Pristane: Obtained from the liver oil of sharks and from whale ambergris. (See Squalene, Ambergris.) Used as a lubricant and anti-corrosive agent in cosmetics.

Progesterone: Is an endogenous steroid and progestogen sex hormone involved in the menstrual cycle, pregnancy, and embryogenesis of humans and other species. This steroid hormone is commonly used in anti-wrinkle face creams.

Propolis: This is a resin-like material made by bees from the buds of poplar and cone-bearing trees found in toothpaste, shampoo, deodorant, supplements, etc.

Retinol (Vitamin A): This animal-based ingredient can often be found in products that boast an “anti-aging” quality. Retinol is a potent source of Vitamin A, and it is almost always derived from an animal.

Royal jelly: A honey bee secretion that is used in the nutrition of larvae, as well as adult queens. It is secreted from the glands in the hypopharynx of nurse bees and fed to all larvae in the colony.

RNA or Ribonucleic Acid: RNA is in all living cells. Used in many protein shampoos and cosmetics.

Shellac or Resinous Glaze: Is a resin secreted by the female lac bug, on trees. It is processed and sold as dry flakes and dissolved in alcohol to make liquid shellac, which is used as a brush-on colorant.

Silk Powder or Hydrolyzed Silk: Worms are boiled in their cocoons to get the silk.  It is used as a coloring agent in face powders, soaps, etc.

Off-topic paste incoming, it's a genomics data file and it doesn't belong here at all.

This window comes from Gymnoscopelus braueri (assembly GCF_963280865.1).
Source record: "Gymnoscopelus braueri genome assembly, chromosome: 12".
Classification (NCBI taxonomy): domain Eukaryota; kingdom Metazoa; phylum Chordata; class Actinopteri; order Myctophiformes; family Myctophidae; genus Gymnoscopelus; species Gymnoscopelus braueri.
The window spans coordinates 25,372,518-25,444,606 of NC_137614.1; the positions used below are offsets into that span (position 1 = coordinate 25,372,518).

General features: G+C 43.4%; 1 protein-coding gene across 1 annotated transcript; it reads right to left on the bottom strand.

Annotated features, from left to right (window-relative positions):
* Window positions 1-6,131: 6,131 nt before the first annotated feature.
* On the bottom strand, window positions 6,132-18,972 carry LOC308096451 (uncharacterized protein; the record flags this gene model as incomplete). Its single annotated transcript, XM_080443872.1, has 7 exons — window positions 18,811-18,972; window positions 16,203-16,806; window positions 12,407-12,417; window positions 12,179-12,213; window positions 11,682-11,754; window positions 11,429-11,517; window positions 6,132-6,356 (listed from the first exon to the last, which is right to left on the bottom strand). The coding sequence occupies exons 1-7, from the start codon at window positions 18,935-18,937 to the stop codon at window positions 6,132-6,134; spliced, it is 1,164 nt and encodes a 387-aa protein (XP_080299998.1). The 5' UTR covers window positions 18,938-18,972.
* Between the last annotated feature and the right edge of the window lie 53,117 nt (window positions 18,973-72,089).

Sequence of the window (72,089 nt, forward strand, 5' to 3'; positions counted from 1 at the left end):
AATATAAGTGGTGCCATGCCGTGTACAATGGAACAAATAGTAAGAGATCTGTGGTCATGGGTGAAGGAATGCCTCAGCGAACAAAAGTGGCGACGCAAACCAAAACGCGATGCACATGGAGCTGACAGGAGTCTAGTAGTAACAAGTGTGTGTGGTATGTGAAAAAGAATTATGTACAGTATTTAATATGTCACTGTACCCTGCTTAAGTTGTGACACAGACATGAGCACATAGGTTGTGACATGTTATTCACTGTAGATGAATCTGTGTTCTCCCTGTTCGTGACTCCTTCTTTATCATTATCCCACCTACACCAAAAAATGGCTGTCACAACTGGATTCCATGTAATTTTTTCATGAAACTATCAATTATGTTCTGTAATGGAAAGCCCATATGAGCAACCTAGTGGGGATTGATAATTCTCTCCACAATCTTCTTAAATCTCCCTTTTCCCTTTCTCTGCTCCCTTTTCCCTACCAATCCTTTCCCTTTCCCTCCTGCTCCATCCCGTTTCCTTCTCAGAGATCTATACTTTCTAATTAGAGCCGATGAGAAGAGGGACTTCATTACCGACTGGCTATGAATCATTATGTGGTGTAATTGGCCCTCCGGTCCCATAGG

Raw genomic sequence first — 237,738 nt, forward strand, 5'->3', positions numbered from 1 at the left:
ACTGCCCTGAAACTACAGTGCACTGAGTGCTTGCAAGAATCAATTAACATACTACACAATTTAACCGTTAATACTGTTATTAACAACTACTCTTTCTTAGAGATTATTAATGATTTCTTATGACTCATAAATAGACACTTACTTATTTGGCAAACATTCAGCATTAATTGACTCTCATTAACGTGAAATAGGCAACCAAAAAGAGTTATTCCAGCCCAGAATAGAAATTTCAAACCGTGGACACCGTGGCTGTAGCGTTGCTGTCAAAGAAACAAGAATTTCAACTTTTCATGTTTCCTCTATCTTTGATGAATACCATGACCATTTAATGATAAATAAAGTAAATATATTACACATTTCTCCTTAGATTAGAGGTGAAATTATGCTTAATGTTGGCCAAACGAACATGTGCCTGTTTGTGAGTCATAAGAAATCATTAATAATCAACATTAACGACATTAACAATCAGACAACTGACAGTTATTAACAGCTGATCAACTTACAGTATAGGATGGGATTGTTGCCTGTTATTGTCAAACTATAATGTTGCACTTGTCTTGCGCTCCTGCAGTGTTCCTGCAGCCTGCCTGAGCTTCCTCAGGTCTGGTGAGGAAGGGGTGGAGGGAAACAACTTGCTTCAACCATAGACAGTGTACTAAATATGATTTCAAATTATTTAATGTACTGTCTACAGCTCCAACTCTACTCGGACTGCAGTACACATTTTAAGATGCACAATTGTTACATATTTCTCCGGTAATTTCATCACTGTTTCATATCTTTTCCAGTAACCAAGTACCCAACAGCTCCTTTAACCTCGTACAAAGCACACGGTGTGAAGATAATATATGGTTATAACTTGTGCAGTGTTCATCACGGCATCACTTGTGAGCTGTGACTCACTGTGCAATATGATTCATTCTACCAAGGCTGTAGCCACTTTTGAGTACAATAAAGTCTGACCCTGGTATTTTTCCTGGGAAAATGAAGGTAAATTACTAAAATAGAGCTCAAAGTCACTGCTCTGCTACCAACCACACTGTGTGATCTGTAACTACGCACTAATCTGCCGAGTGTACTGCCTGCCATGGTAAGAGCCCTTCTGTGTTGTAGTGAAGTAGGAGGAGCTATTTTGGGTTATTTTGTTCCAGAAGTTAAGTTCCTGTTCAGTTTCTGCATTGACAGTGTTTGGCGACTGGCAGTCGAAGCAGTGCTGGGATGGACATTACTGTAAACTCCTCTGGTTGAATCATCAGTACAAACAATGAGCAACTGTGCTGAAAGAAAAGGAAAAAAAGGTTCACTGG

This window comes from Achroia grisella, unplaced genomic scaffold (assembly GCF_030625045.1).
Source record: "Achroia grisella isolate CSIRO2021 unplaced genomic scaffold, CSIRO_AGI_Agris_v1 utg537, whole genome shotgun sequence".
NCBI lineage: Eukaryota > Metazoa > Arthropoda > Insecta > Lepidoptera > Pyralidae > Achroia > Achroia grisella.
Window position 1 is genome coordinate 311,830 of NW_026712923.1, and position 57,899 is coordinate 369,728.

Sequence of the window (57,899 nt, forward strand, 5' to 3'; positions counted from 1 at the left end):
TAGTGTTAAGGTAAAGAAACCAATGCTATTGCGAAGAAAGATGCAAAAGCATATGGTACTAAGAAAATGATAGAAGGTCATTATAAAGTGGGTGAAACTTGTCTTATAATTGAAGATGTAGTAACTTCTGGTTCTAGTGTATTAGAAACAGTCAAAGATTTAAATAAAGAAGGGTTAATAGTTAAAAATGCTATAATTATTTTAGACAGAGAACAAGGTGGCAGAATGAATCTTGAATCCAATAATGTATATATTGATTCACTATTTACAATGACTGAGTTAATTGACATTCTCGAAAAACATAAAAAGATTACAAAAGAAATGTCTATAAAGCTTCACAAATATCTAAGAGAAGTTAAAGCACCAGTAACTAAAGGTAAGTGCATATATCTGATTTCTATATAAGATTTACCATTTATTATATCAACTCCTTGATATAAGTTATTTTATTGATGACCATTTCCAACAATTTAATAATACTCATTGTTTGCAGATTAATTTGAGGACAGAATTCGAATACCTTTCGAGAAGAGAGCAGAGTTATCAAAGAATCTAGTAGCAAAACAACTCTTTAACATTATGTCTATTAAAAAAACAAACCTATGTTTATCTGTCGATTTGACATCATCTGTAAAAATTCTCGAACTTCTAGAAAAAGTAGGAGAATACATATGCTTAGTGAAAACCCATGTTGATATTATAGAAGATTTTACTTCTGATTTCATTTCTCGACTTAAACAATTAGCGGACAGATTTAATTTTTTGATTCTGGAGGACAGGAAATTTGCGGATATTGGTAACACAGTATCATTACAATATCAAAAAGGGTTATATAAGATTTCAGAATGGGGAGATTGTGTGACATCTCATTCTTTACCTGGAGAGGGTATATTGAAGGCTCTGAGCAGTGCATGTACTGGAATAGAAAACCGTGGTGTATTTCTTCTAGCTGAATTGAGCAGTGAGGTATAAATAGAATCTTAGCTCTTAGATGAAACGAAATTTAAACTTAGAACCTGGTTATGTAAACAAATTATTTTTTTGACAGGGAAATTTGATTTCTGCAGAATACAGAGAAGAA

Spermaceti. Cetyl Palmitate. Sperm Oil: Waxy oil originally derived from the sperm whale’s head or from dolphins but now most often derived from petroleum in skin creams, ointments, shampoos, candles, etc.

Stearic acid: Animal-derived fat from cows, pigs, and sheep, etc. May also be of plant origin, including from cocoa butter and shea butter. Used in cosmetics, soaps, lubricants, candles, hairspray, conditioners, deodorants, creams, etc.

Squalene: This substance is extracted from the liver of sharks and can be added to eye makeup and lipsticks.

Tallow: Also known as rendered animal fat is a common ingredient in many cosmetics including eye makeup, lipstick, makeup bases, and foundations. The process involves boiling the carcasses of slaughtered animals until a fatty substance is produced, ready to add to cosmetics and apply to one’s face.

Urea (uric acid): Typically synthetic. When extracted from animals, it is excreted from urine and other bodily fluids. In deodorants, mouthwashes, hair colorings, hand creams, lotions, cosmetics, shampoos, etc.

Vitamin D3 (cholecalciferol): It can come from fish liver oil, milk, egg yolks, and other animal products but can also come from plant sources. Vitamin D3 may be from an animal source in creams, lotions, other cosmetics, vitamin tablets, etc.